These are tough times for teachers. It doesn't matter whether you teach in a public or private school setting. You expose yourself to legal risks every single day on the job.  Some people think that teachers have a soft job. Public school teachers only have to work ten months of the year. Most private school teachers have it even better as they usually work a nine-month year. Of course, that's a distorted view of the profession. Many teachers teach summer sessions or run summer camps. They might have a month of vacation if they are lucky. Lurking on the sidelines is the question of liability. Yes, teachers can be held liable for all sorts of things which make no sense. The problem is that American society is very litigious. Folks will sue in a nanosecond. Lawsuits, as you well know, are time-consuming, expensive, and, in the worst cases can be career-limiting events.
 
So, let's look at liability from our point of view as teachers. Disclaimer: I am not an attorney, so read my layperson's comments and observations, then run questions by and seek advice from your attorney. The mnemonic DIRE lays out some of the issues we need to watch for. Protecting yourself is very important. Nobody else will look out for your interests as well as you will.
 
Everyday risks
 
Your chances of getting sued are probably on a par with having an accident while driving. When you drive carefully, observe the rules of the
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Updated May 25, 2016 |
Is Your Job Search So 2008?
If you have not looked for a job in the past several years, your job search probably needs a refresh. Here's how to do it.
It's late fall/early winter. Suddenly you begin to put all the hints and signals together. That promotion which you were counting on is most likely going to one of your colleagues, not you. After you rehash what is probably going to happen and why, then you decide that it's time to move on. A change of scenery and new challenges will do you a world of good, right? Absolutely. Now how to make it happen?
 
First of all it dawns on you that your curriculum vitae is out of date. You haven't revised your resume in years. Sadly you realize that your resume and all your other job-searching skills are so, well, 2010. What are you going to do? Not to worry. Here are some strategies for the very competitive job market of today.
 
Get involved. Stay involved.
 
Hopefully when you arrived at St. Swithin's five years ago, you decided to get involved. I'm not talking about involvement at school. That's expected.  Indeed it is probably a contractual obligation. What I have in mind is your involvement in local community activities. Belonging to a service club or singing in the local choral society, for example, gets you out meeting people. Did you attend any workshops offered by your state independent school association? Better yet, did you help organize a workshop? What about those regional, state or national conferences in your subject area? Yes, it requires time and effort and no small expense to attend these kinds of professional gatherings. But you need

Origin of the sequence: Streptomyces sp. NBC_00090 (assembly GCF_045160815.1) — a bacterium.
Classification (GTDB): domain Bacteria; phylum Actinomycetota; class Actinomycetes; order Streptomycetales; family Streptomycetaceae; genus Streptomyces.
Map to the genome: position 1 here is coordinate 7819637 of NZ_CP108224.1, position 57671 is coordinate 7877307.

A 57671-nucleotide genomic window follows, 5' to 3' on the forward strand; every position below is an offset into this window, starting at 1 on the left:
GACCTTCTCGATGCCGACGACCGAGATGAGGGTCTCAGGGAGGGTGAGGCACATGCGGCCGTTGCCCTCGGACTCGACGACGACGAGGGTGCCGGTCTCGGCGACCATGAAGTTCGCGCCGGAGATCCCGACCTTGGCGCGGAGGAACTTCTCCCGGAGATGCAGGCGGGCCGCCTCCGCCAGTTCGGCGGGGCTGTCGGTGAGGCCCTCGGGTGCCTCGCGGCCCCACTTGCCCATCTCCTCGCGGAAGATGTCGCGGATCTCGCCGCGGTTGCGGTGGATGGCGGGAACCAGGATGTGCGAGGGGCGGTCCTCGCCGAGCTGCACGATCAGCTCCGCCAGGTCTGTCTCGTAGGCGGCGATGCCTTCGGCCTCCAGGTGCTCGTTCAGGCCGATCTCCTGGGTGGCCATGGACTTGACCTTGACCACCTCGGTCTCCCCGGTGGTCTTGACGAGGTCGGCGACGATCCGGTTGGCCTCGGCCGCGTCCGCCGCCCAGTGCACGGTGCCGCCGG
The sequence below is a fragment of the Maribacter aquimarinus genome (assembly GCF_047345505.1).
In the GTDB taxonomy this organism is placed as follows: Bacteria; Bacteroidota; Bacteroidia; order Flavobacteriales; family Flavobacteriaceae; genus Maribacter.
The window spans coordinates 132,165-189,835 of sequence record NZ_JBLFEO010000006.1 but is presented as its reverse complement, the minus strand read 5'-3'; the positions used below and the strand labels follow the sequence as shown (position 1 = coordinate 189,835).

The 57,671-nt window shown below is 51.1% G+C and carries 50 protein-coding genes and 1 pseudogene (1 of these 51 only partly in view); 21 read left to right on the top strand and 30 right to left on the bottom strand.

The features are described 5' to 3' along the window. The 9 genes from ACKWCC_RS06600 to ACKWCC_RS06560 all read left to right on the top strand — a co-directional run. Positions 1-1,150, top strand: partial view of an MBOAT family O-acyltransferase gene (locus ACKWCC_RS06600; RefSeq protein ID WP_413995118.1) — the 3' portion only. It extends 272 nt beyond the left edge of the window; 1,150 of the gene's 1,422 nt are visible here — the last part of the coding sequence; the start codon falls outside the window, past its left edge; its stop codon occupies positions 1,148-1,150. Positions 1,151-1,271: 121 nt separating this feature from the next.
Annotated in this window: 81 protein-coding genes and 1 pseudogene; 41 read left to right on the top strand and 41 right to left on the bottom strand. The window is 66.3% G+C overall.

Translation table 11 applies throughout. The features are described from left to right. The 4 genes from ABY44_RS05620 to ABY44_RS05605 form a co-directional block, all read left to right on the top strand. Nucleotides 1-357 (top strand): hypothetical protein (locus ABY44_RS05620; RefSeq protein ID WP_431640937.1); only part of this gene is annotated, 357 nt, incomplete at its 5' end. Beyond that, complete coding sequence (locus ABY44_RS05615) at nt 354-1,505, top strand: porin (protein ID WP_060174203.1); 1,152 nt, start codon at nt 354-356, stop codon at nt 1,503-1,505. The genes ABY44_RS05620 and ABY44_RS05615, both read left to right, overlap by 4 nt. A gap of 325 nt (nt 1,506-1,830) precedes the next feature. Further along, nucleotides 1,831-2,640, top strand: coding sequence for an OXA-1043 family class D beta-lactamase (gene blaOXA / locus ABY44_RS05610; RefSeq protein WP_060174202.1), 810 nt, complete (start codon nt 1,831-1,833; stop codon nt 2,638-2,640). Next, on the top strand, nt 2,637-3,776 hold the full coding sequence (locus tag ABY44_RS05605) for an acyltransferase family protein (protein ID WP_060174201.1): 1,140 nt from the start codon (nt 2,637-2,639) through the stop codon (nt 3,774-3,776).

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Updated February 08, 2017 |
What About Being an Intern?
Thinking of teaching in an independent school? Several schools have teaching internship programs. Here's what's involved.

If you about to graduate from college or have graduated recently, and are thinking about going into teaching, you will find it worthwhile to consider one of the intern programs which many private schools offer. The reason why private schools offer teaching internships is that they want to shape their future teachers to teach in the way they want them to teach. Each private school is a free-standing, independent school with its own approach to teaching and its own curriculum. While it is always beneficial to hire an experienced teacher, the school still has to adapt that teacher to the school's way of doing things.

Teaching in a private school also is not simply about teaching in the classroom. Teaching in a private school requires you to be involved in extracurricular activities and athletics as well. Teaching in a private school means that you are teaching the whole child. These intern teacher programs which you will explore offer the opportunity to do all that and to learn how teaching in a private school really works. An internship typically has a light teaching load and is mentored constantly. The possibilities for some serious learning about and understanding of teaching abound. This short video shows Exeter's choir and orchestra getting ready for a concert. Just think! If you are a musician, you could be involved with this kind of extracurricular activity.

Yes, many private schools have teacher intern programs. And, no, they are paid

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BASICS